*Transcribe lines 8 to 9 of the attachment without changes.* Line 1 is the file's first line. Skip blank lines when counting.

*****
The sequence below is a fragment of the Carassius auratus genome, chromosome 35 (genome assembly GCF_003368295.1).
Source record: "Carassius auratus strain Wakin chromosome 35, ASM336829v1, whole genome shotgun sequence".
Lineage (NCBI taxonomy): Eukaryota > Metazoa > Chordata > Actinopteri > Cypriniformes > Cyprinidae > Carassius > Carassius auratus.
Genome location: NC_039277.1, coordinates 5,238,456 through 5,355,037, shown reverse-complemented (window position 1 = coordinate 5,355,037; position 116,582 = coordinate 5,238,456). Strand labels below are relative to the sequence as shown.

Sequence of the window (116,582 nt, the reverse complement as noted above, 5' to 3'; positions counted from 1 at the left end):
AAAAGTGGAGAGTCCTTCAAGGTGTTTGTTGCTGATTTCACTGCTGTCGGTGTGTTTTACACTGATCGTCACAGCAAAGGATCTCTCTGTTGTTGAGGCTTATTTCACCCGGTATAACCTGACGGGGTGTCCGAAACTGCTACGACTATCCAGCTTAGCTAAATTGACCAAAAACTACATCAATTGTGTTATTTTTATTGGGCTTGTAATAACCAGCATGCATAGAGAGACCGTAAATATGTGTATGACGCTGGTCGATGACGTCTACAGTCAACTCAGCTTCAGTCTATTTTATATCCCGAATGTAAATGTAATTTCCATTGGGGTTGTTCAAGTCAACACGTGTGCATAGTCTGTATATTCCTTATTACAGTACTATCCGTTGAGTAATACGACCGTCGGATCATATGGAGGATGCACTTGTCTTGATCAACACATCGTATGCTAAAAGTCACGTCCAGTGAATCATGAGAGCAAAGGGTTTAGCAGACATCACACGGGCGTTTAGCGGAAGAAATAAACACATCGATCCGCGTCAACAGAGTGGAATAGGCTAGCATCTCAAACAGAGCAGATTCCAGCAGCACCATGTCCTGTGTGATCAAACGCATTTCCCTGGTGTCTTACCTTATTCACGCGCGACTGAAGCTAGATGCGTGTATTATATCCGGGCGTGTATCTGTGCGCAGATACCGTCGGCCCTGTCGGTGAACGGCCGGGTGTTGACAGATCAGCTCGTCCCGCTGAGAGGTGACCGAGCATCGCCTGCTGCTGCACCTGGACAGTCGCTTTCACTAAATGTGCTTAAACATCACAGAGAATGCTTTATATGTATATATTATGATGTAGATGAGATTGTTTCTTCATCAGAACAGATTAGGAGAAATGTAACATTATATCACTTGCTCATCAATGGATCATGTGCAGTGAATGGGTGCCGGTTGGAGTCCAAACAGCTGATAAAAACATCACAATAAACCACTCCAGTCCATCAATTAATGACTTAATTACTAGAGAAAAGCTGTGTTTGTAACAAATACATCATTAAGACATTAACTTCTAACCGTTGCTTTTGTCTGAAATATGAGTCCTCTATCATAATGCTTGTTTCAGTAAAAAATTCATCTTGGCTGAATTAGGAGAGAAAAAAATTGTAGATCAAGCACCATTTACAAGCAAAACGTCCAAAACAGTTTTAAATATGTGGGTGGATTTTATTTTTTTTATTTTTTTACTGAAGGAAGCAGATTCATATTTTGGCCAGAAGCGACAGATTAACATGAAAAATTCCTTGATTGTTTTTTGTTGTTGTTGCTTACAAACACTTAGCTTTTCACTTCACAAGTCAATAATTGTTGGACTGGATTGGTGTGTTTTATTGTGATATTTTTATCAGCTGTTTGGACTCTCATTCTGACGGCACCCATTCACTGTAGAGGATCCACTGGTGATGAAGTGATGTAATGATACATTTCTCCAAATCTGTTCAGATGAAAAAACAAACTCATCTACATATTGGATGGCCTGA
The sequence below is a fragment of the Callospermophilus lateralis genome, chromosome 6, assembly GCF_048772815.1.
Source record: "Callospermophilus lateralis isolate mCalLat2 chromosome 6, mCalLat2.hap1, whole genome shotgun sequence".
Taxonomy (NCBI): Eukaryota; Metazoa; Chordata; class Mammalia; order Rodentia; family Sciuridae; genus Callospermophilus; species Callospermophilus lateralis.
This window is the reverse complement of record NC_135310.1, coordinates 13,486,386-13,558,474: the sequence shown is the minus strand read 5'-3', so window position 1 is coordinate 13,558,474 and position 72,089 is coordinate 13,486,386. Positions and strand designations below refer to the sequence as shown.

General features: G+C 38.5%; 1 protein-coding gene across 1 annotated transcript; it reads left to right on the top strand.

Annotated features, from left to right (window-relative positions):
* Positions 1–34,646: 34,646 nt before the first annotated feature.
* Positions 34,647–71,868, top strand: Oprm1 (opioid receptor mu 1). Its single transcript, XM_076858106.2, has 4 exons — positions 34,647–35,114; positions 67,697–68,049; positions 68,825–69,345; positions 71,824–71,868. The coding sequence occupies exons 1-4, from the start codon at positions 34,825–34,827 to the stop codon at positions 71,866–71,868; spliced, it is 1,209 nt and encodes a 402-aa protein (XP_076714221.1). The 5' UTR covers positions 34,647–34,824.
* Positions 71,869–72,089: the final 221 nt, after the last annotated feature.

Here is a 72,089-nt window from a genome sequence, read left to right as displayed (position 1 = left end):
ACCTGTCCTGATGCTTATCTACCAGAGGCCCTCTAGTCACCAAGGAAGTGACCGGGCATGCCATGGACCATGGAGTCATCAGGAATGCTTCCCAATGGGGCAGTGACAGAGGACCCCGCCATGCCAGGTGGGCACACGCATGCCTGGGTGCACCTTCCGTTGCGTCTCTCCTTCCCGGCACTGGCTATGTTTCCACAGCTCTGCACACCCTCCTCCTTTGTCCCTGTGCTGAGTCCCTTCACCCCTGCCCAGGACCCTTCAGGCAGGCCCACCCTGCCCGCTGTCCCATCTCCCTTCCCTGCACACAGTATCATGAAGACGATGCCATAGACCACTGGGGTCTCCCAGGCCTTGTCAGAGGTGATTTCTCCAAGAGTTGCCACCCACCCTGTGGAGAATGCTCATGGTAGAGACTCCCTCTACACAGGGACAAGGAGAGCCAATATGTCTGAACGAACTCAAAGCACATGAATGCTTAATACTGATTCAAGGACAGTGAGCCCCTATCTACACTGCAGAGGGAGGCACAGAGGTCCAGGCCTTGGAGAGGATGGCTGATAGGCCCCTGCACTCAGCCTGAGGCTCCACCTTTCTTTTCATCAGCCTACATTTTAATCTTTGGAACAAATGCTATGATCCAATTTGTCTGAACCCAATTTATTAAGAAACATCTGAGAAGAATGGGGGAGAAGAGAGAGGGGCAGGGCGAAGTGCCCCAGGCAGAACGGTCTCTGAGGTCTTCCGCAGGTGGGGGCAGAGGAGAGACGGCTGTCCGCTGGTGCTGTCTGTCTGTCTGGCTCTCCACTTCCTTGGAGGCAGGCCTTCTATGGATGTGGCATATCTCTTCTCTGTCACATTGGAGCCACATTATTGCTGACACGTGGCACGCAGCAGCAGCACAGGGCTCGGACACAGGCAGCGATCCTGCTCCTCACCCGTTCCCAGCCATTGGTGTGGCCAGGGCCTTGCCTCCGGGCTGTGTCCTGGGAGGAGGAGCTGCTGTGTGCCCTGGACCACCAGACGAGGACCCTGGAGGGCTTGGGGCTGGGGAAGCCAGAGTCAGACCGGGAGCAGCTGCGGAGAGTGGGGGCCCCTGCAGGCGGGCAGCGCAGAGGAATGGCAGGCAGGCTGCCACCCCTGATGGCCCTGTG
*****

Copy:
Source record: "Callospermophilus lateralis isolate mCalLat2 chromosome 6, mCalLat2.hap1, whole genome shotgun sequence".
Taxonomy (NCBI): Eukaryota; Metazoa; Chordata; class Mammalia; order Rodentia; family Sciuridae; genus Callospermophilus; species Callospermophilus lateralis.